University Library Emergency Plan

Tornadoes

Tornadoes may occur in Virginia from March to October. They are not as likely to occur in mountainous regions as in more flat terrain. Along the Atlantic coast, water spouts which come onto land then become tornadoes. These violent windstorms are recognizable by the twisting funnel-shaped cloud which points downward from the base of a cloud bank and touches ground for periods of up to 20 minutes. Tornadoes move rapidly. Most likely, there will be little warning if there is a tornado; consequently, there will be little time to seek shelter.

 

Evacuation Procedures

If a tornado occurs, do not evacuate the building. If possible, persons in the building should move to the lowest level, such as the lower stacks, staying away from windows, or to an inner hallway or small inner room away from windows. Shelter should not be sought in large halls because the roof may collapse. All persons will need to seek their own protection, staying as close to the floor as possible and getting under heavy furniture, such as tables, if possible.

For further information on evacuation, see the Evacuation Team section.

 

Recovery and Recovery Resources

In addition to water damage, walls, ceilings, and shelves may collapse. When structural damage occurs, the person in charge of the over-all building maintenance needs to assess the structural damage and determine when it is safe to enter the building. Then, damage to affected materials needs to be assessed. The recovery operation for library materials may include reshelving, evaluating damage and deciding upon repair, and making decisions on individual items by subject specialists.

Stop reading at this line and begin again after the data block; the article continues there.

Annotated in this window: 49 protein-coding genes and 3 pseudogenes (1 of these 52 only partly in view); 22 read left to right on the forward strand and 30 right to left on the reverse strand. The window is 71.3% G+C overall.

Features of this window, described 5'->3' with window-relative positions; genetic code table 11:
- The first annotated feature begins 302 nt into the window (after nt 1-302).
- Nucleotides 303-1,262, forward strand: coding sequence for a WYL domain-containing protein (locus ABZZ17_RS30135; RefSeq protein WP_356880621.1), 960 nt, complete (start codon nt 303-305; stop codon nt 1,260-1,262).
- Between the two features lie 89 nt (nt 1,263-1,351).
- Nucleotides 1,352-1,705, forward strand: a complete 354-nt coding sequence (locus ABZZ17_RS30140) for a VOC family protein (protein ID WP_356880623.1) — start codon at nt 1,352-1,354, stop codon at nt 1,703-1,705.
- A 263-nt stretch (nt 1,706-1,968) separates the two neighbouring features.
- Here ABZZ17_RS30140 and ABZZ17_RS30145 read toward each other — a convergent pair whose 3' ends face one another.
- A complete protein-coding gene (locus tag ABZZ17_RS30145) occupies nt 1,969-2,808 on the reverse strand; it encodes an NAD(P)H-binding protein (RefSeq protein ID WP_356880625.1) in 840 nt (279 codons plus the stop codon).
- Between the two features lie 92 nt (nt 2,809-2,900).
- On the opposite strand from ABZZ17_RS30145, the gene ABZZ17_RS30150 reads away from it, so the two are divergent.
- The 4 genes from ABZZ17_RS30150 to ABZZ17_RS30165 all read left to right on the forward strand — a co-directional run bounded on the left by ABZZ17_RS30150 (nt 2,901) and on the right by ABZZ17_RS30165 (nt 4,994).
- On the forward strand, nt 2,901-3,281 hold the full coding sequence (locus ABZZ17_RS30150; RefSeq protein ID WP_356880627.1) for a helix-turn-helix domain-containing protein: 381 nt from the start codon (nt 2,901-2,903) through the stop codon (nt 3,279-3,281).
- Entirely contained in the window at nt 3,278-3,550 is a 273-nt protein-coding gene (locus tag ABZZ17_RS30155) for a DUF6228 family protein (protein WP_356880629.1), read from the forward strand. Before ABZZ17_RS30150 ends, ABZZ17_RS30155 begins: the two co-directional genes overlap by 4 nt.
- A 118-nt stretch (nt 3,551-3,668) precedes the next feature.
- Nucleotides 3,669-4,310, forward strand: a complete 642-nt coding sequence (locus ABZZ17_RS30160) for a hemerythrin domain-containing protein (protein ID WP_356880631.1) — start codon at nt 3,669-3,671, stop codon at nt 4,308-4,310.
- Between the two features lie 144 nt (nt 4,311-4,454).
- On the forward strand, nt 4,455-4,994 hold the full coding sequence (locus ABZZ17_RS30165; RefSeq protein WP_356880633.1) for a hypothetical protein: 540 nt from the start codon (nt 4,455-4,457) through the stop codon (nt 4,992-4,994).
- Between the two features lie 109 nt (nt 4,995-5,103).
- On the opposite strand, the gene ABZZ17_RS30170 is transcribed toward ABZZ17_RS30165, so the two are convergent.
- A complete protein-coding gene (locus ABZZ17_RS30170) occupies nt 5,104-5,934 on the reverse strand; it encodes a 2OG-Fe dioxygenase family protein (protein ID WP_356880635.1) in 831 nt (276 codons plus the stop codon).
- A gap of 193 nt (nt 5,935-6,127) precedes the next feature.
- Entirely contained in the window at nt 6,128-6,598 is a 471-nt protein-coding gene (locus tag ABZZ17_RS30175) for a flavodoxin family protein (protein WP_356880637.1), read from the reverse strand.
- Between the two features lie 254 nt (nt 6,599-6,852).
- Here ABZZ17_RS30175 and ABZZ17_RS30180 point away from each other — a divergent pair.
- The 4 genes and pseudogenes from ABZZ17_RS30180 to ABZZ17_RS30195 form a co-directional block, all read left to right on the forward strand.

Hurricanes

Hurricanes may occur on the Atlantic Coast of Virginia between June and November. Damage from heavy rain and flooding as well as high winds may occur. Hurricanes are slow moving so precautions can be taken before the storm actually strikes.

 

Evacuation Procedures

Because sufficient warning can be given in a hurricane emergency, the building can be evacuated and closed before the hurricane strikes.

The following precautions should be made: rare and valuable materials can be moved to a safe place; the power can be turned off; windows should be taped to reduce the danger of flying glass; and doors should be closed. If there are people in the building when the hurricane strikes, they should move to the lowest levels of the building, such as the basement level or the lower stacks and not leave until the storm is over. A battery-powered radio should be available so that weather reports can be monitored.

 

For further information on evacuation, see the Evacuation Team section.

 

Recovery and Recovery Resources

Most damage from a hurricane will be water damage, although there is a possibility of structural damage, broken windows, and collapsed shelving. If there is structural damage, the person in charge of the over-all building maintenance needs to assess the damage and determine when it is safe to enter the building. Then, damage to affected materials needs to be assessed. The recovery operation for library materials may include surveying water damage to books and other library materials, reshelving, and deciding upon repair of

broken windows.

Earthquakes

Earthquakes may occur in Virginia. The danger from earthquakes is caused by what they do to man-made structures--debris falling from damaged buildings, flying glass from broken windows, fires caused by broken gas lines, and flooding due to broken water mains. There is no warning before an earthquake occurs. When one does strike, there is a loud rumbling noise which sounds like a train.

 

Evacuation Procedures

When an earthquake happens, the building should not be evacuated. Persons in the building should stay in the inner core of the building away from windows.

Shelter should be taken in a doorway, in a narrow corridor, or under a heavy table, desk, or bench. Exits which lead into stairways should not be used because they may have collapsed or be jammed with people. Also, be aware that after-shocks may follow for several hours or days after the earthquake. A battery-powered radio should be available so that instructions concerning the earthquake can be monitored.

 

For further information on evacuation, see the Evacuation Team section.

 

Recovery and Recovery Resources

Damage from an earthquake may include structural damage to the building, collapsed shelving, damage to equipment and furniture, water damage from broken pipes, and fire and/or smoke damage caused by broken gas lines. All damage will need to be assessed by someone in charge of building maintenance before re-entering to begin recovery operations.